Yes, he has been raised, and the eternal life to which that points is free from sin, filled with forgiveness, and replete with love that surrounds us forever. And as we partake of him, we partake in the very source of the Divine, since, as Jesus reminds us, he himself has come from the Father. This is not simply a ritual of eating and drinking, but it is a simple act of partaking in that which assures something vitally important: that our faith is not something that just rumbles around in our heads, confined to the ways we think about people or feel about the world, but becomes rather a real, physical life that we live, a connection to the One whose body really hung on the cross for us.

Just as the family of D’jimia Aboubakar grab for her plate of aiysh to get them through another day in the camp, Christ’s body and blood strengthen our bodies and blood for another day of participating in the physical acts of forgiveness and compassion in the world. In the form of bread and wine, the Holy Spirit grants us the ability to live that eternal life now, living out the healing and reconciliation he has brought. We are, it turns out, exactly what we eat, and we go from our family table here to embody his love even in the face of our own death.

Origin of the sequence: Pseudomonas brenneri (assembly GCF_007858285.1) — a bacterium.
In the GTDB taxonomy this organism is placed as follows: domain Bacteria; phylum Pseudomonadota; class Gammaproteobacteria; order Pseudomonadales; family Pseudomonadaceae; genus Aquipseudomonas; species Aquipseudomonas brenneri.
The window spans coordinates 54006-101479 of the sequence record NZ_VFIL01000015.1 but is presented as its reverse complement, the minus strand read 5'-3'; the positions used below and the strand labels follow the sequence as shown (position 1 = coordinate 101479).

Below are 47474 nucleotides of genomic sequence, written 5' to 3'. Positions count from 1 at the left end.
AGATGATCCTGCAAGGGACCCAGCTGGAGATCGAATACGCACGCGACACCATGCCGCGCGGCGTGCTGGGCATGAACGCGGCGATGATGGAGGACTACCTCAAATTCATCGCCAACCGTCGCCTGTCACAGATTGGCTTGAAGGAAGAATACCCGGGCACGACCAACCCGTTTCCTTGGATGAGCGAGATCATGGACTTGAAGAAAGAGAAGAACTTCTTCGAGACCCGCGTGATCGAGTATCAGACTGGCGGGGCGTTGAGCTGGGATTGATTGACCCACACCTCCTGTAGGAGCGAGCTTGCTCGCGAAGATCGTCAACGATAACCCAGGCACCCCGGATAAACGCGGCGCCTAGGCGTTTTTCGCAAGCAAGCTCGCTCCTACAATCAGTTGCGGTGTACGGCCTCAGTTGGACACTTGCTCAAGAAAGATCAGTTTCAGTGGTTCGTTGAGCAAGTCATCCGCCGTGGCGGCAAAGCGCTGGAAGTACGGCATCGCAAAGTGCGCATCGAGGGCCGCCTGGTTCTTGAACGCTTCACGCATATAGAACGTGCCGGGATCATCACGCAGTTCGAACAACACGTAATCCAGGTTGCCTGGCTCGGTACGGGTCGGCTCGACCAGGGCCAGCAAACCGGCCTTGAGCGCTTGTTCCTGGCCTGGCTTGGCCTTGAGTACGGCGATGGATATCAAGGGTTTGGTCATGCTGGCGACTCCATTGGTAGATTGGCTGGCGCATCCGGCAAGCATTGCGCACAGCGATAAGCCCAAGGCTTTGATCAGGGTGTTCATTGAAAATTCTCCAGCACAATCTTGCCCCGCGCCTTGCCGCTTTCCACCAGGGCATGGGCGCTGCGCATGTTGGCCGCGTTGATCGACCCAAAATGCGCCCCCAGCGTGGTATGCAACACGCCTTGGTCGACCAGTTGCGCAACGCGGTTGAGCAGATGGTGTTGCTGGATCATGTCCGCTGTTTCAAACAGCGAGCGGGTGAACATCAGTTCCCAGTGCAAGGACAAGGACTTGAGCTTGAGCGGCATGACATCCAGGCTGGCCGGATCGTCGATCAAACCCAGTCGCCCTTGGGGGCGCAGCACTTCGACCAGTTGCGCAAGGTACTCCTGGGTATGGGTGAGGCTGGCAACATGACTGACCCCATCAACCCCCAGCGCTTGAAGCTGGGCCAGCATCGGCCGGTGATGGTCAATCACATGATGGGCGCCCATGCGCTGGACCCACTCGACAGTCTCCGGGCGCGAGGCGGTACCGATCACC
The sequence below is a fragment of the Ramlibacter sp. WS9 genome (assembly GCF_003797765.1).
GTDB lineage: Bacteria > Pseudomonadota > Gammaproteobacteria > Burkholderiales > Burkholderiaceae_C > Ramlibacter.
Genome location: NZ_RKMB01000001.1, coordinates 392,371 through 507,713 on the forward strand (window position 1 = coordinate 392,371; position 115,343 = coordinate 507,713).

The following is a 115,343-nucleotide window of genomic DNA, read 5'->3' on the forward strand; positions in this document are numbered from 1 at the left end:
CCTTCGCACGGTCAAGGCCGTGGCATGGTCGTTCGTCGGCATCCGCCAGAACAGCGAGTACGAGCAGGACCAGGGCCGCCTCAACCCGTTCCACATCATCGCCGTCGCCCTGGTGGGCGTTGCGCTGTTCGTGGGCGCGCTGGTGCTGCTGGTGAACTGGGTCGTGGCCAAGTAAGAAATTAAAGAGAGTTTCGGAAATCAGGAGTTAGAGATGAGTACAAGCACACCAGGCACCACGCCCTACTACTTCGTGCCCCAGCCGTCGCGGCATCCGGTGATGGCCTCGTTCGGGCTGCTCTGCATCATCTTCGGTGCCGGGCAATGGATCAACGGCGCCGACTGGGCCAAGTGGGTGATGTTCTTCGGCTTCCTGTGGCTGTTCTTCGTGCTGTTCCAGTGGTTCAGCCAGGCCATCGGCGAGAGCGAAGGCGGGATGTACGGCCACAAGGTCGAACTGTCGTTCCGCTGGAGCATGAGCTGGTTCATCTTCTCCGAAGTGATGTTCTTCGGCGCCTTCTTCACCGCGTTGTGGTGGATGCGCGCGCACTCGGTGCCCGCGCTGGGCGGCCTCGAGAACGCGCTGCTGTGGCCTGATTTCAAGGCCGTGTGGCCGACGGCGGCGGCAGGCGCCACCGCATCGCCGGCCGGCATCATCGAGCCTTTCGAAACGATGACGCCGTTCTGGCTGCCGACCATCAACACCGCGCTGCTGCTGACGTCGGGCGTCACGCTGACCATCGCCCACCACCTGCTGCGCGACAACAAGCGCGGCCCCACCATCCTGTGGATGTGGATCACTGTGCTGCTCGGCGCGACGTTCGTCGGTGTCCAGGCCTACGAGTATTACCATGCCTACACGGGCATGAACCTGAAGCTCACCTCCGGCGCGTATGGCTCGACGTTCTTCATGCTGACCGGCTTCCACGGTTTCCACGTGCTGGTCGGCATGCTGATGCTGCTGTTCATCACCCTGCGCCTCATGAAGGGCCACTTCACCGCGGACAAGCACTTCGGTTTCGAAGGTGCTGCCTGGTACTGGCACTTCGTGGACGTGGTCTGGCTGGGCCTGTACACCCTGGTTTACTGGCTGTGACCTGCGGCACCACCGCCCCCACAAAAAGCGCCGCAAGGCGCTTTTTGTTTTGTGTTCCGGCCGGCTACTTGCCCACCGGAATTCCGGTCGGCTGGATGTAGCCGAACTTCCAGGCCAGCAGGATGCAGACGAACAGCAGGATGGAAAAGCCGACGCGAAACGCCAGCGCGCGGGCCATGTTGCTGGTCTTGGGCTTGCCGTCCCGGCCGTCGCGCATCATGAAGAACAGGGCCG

Perhaps, then, at this point we are not much more than a kind of refugee on this hungry planet, or an infant eating bread from the hand of our parent. Weary and worn, yet by God’s good grace hungry enough and simple enough to step up to Wisdom’s table. Hungry enough and simple enough not to board some spaceship, but rather to take that which looks like highly a unlikely sustenance, but which, from our Father’s good hand, is the true bread and true drink that helps us truly live.

Thanks be to God!

The Reverend Phillip W. Martin, Jr.